Successful softball teams usually have a left-handed slapper, or batter, in their lineup. A lefty slapper can put a great deal of pressure on the defense. She forces the infielders to quickly field the ball and throw it under the pressure of her speed. Slappers actually start running before contacting the ball, which requires anticipation, good timing, proper swing and speed. If you want to be a good left-handed slapper, learn the basic mechanics and then practice with drills to help you perfect your technique.
Lefty Slapping Basics
It's important not to tip off the defense -- take your normal stance in the batter's box. When the ball leaves the pitcher's hand, slide your right foot back 6 inches and simultaneously change to a choked-up grip and move your hands and back leg forward. Your back foot crosses over your right foot, in the direction of the pitcher, and will land near the front, inside corner of the box. Pivot your right foot slightly to help open your hips toward the pitcher.
Keep your front shoulder closed and keep the bat head above your hands. In one motion, move your hands forward, lead with the knob end of the bat, take your forward swing and try to hit the top part of the ball as your left foot lands. Follow through with your left arm extended, continue your forward momentum toward the pitcher and then turn and run toward first base.
Slap and Run Around a Cone
Some lefty slappers turn too early and run toward first base. This drill will teach you to keep your momentum going forward before turning to run. Place a cone a couple of steps in front of the batter's box in line with the pitcher's mound. Have a teammate pitch balls to you while your practice your slap hit. After hitting the ball, keep your moving forward and run around the cone before running toward first.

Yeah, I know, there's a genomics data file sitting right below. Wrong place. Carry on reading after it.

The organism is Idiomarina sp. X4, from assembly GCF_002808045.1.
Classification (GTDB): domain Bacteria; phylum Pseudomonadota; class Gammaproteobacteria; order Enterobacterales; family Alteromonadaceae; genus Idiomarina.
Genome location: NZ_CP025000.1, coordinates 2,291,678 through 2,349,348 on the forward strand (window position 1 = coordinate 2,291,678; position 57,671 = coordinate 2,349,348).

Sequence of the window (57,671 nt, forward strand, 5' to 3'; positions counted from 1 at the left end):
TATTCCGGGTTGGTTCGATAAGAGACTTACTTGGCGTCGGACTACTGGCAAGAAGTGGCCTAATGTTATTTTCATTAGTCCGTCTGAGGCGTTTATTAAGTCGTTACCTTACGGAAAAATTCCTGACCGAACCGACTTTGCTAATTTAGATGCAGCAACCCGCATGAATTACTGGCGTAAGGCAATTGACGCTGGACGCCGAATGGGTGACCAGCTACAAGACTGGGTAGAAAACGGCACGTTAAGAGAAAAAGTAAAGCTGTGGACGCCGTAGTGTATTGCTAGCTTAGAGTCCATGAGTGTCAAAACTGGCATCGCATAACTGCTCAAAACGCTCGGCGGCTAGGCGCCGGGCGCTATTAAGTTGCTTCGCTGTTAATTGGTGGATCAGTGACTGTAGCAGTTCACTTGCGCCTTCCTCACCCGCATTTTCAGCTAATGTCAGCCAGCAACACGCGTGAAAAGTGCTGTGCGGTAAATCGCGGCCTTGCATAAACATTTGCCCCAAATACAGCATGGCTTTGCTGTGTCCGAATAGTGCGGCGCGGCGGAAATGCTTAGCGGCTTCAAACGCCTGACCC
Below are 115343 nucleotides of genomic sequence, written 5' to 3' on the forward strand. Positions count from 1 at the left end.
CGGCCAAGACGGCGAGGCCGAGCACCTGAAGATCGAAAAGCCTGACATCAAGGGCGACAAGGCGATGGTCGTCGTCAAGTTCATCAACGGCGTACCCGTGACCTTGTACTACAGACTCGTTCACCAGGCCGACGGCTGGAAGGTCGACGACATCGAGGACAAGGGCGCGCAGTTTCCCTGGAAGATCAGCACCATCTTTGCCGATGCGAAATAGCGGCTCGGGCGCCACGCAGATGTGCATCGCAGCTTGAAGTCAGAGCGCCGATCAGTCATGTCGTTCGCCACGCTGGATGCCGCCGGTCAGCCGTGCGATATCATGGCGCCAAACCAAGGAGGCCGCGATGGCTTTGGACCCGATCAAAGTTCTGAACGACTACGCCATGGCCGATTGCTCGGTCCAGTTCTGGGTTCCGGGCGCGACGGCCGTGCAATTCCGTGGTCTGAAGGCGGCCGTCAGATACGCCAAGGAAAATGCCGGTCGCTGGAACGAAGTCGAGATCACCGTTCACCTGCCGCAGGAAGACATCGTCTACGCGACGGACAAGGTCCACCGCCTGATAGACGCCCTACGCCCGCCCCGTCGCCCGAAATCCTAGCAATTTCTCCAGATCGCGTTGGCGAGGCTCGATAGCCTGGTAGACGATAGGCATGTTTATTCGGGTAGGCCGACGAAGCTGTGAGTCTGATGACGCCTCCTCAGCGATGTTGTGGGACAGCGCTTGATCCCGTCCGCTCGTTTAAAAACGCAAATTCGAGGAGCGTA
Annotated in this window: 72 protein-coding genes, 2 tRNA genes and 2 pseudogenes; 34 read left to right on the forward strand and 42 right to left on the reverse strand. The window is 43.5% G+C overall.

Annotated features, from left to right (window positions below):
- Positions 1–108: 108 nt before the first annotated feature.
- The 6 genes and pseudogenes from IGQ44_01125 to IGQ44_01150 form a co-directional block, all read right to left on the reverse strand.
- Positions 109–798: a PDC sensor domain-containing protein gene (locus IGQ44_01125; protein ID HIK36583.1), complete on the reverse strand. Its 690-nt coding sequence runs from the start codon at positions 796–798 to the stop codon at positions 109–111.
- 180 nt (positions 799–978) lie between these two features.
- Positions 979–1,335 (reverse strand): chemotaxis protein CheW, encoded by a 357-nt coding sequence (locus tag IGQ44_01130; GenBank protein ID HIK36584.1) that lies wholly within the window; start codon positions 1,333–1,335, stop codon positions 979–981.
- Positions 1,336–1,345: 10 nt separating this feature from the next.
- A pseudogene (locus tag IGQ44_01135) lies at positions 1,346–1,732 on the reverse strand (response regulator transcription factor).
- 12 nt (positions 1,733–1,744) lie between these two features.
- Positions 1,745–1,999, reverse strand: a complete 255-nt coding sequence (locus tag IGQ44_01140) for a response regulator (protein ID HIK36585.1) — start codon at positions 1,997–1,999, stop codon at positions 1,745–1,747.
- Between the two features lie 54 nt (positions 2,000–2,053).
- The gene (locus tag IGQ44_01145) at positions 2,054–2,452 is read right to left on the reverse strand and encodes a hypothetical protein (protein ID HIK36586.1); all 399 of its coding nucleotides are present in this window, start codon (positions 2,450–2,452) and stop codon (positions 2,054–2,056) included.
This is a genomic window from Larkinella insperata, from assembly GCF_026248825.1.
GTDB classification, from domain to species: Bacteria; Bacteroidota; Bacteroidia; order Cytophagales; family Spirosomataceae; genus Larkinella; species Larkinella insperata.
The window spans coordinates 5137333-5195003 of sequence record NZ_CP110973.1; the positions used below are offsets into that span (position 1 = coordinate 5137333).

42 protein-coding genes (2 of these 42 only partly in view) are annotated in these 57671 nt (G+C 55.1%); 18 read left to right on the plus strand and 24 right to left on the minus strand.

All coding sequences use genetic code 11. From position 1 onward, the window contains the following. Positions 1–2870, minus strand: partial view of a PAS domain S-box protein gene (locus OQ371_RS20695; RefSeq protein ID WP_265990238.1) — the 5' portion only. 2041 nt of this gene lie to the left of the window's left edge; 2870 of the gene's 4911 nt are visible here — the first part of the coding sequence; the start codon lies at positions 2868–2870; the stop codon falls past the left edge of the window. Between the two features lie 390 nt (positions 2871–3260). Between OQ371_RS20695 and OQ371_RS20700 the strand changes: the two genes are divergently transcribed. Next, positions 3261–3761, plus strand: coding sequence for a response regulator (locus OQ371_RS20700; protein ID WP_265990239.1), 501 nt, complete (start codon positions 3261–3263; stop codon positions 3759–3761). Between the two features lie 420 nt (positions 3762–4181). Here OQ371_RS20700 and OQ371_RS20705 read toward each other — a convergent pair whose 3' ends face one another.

Slapper's Swing Drill
If you're having a hard time leading with the knob of your bat as you swing, this drill can help. Stand and face a fence. Back up until you're one bat-length away from the fence and take your normal stance. Take several practice swings concentrating on sliding your hands up to a choked-up grip and leading with the bat's knob. With the correct technique, the bat will not hit the fence. Swing several times with your eyes open and then close your eyes to help you feel and groove your swing.
Slap-Hitting Tee Drill
In addition to helping you lead with the knob, this drill helps you learn how to angle your bat and direct the ball toward a specific target. Set up two or three cones between third and second base. Set a tee-stand on the outside corner of the plate. Take your stance and position yourself so that when you end the crossover step, the tee-stand is in line with the middle of your body. Tee up a ball, swing with your crossover step and aim for one of the targets. Practice hitting line drives and bouncing balls. Move the tee-stand around to different locations -- on the outside, middle and to the inside of the plate -- during the drill.